Saturday, 30 July 2016

Friday night at the Empire Cinema, Sandwich.

Empire Cinema at night.

Yesterday being the last Friday of the month we went to the Empire Cinema in Sandwich for their Classic Cinema presentation in the downstairs lounge. The cinema is an art deco building in the centre of this small town. 

It opened in 1937 but was extensively altered internally about twenty years ago when the auditorium was divided to provide two screens and a lounge, thankfully, much of the art deco detail was retained.

Peter Sellers and Richard Attenborough in Trial and Error.

Last night's film was a black and white classic: Trial and Error, also released as The Dock Brief. It starred Peter Sellers and Richard Attenborough and is based on a play by the Rumpole author, John Mortimer. A film based on a play always stands out by the quality of its dialogue and this was augmented by the performances, particularly that of Richard Attenborough as the mild mannered murderer who just wants to plead guilty. A good story, excellent dialogue and skilled actors: three qualities which are hard to find in present-day films.

If you are in the area of Sandwich on the last Friday of the month, pop along to the Empire Cinema and enjoy their Classic Cinema presentation.

Thursday, 28 July 2016

Rosenkrantz, Wickhambreaux and Art Nouveau

St. Andrew's Church, Wickhambreaux, Kent.
The Church of St. Andrew, nestled alongside the Little Stour stream in Wickhambreaux, Kent, conceals an art nouveau treasure. 

Although the church dates from the 14th century, like many parish churches in England it 'suffered' renovation and repair in the nineteenth century under the enthusiastic patronage of local Victorian worthies. 

East window.

In this case, the east window which had consisted of a pair of lancet windows was replaced by a contemporary stained glass window depicting the Annunciation. To my eyes, the construction suggests that the original lancet windows were left in place and the surrounding stone infill was pierced to augment the display, but I am no expert.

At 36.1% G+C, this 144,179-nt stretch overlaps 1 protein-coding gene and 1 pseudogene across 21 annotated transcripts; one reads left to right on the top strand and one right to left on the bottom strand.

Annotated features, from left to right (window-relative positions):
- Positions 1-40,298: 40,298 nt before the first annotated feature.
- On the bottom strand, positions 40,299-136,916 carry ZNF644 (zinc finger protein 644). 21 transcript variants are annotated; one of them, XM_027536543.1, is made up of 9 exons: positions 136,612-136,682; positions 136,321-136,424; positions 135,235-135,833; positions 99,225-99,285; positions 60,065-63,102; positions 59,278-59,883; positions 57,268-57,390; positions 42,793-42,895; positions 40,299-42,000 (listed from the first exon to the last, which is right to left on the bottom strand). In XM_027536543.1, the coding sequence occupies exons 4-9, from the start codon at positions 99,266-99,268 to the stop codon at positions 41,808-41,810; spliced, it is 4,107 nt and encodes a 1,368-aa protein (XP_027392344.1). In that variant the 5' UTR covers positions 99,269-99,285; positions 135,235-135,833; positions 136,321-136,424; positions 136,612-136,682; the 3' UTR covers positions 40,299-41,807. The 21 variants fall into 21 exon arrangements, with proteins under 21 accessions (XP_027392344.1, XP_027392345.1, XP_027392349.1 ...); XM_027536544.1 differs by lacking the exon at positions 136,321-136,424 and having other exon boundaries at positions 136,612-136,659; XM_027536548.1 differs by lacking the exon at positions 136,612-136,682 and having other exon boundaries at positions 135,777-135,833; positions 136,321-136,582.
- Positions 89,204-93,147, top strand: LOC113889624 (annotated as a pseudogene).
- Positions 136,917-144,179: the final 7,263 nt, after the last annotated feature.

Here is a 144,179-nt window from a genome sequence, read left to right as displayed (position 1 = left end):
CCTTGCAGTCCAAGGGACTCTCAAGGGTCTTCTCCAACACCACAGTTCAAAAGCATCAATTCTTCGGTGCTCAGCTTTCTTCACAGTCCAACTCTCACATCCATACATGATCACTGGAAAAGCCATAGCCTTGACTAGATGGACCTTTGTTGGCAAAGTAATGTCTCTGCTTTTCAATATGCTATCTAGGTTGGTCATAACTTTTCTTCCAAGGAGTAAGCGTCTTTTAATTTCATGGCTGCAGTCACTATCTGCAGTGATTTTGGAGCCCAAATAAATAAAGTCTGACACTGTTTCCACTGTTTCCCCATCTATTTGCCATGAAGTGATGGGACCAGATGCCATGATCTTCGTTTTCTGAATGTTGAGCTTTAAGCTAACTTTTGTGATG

Astonishingly, the stained glass was manufactured in New York in the Greenwich Village workshops of John La Farge. He was perfecting the application of semi-opaque coloured glass which had been used for decorative vases etc. to the flat stained glass needed for a window. It is claimed that it was La Farge who taught Tiffany how to make opalescent glass. 

The designer of the window was a Dane called Arild Rosenkrantz. He espoused the modern style which in 1896 was Art Nouveau. 

Just look at the sea of lilies and the swirls of green, yellow and blue at the top of the window.

And this remarkable Opus 1 of Rosenkrantz, his first and most important stained glass work, can be found in a small village church in England.

Wednesday, 27 July 2016

Passport Portraits of Yesteryear no. 21

Continuing the series of passport portraits from my collection.
Peruse and wonder.

Mrs Jessie Jutton de Roig,  A Spanish lady aged 45 years. But she doesn't look Spanish does she?

The description on her passport says that she has blue eyes and a healthy complexion. It also reveals that she became Spanish by marriage, having been born in Margate, UK. She now lives in London.

It is July 1928 and her Spanish passport is about to take her on a one month trip of Belgium, France, Switzerland, Italy, Spain and Portugal.

Tuesday, 26 July 2016

Hollyhocks at Sandwich

Two years ago I took a cycle ride to Sandwich with a box full of seeds from the hollyhocks in my garden. 

Alongside the river Stour workmen were rebuilding the defences so I sowed handsful of seeds over the freshly turned earth.

Several plants are well established and have self seeded further along the river bank.

There are six different colours present. This autumn I will try to add some bright yellow and pale peach.

And all this beauty costs nothing.

Monday, 25 July 2016

Hello Russia

According to my blog management system you've visited my blog 329 times in the last twenty four hours but you have not read one post. What are you playing at? 
Is there something I can help you with? Do let me know.